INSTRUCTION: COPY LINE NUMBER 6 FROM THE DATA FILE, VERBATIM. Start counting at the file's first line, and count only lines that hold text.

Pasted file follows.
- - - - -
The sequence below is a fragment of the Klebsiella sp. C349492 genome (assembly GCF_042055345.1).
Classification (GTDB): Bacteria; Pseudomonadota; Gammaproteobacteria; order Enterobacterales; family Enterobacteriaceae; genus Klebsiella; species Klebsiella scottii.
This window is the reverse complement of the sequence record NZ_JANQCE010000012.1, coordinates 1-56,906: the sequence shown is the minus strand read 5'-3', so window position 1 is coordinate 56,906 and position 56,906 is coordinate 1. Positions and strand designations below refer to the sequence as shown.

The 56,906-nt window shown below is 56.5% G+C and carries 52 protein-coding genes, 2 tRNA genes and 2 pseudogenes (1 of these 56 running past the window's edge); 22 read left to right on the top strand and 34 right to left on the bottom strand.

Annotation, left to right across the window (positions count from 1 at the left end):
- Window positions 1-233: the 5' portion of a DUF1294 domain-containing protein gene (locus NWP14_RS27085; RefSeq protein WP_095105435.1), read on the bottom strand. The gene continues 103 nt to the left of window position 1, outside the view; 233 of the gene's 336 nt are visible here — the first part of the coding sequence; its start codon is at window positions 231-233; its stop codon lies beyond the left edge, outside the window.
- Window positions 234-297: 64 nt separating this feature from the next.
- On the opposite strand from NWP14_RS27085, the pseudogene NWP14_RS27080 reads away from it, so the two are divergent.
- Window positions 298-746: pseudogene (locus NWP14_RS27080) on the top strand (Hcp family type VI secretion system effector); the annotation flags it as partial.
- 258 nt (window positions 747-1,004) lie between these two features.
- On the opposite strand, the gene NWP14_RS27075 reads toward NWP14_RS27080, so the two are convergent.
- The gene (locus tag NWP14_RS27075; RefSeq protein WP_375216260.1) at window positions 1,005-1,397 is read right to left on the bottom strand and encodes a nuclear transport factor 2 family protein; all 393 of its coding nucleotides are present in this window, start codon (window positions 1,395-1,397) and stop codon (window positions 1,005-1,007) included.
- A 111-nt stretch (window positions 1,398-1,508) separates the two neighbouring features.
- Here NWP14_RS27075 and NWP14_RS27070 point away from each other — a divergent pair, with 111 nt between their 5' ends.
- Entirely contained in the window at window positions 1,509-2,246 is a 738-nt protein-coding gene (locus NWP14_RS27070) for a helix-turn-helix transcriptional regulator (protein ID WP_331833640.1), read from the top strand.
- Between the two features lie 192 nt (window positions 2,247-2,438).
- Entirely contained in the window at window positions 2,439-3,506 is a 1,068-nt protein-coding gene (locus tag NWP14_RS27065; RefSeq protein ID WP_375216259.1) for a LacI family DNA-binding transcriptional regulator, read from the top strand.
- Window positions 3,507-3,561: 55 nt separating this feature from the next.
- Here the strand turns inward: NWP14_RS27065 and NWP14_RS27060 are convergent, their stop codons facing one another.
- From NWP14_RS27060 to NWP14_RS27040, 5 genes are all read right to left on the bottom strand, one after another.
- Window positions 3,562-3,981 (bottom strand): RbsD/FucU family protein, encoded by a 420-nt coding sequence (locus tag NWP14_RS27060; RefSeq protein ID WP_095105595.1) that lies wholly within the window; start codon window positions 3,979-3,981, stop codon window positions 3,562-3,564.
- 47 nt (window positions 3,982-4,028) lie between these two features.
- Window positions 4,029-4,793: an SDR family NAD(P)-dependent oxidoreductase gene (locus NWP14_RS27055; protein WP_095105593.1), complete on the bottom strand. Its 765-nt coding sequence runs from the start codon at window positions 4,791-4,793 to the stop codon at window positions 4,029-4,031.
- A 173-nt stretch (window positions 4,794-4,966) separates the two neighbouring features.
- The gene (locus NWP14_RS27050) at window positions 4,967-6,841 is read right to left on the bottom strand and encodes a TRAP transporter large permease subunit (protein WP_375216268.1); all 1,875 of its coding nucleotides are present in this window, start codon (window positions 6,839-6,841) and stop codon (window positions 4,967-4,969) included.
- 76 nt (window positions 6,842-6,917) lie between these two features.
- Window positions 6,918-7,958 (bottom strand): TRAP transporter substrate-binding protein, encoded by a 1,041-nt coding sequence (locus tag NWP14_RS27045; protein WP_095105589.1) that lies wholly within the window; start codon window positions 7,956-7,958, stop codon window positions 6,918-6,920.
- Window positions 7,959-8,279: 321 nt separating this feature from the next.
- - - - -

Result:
- Window positions 1-233: the 5' portion of a DUF1294 domain-containing protein gene (locus NWP14_RS27085; RefSeq protein WP_095105435.1), read on the bottom strand. The gene continues 103 nt to the left of window position 1, outside the view; 233 of the gene's 336 nt are visible here — the first part of the coding sequence; its start codon is at window positions 231-233; its stop codon lies beyond the left edge, outside the window.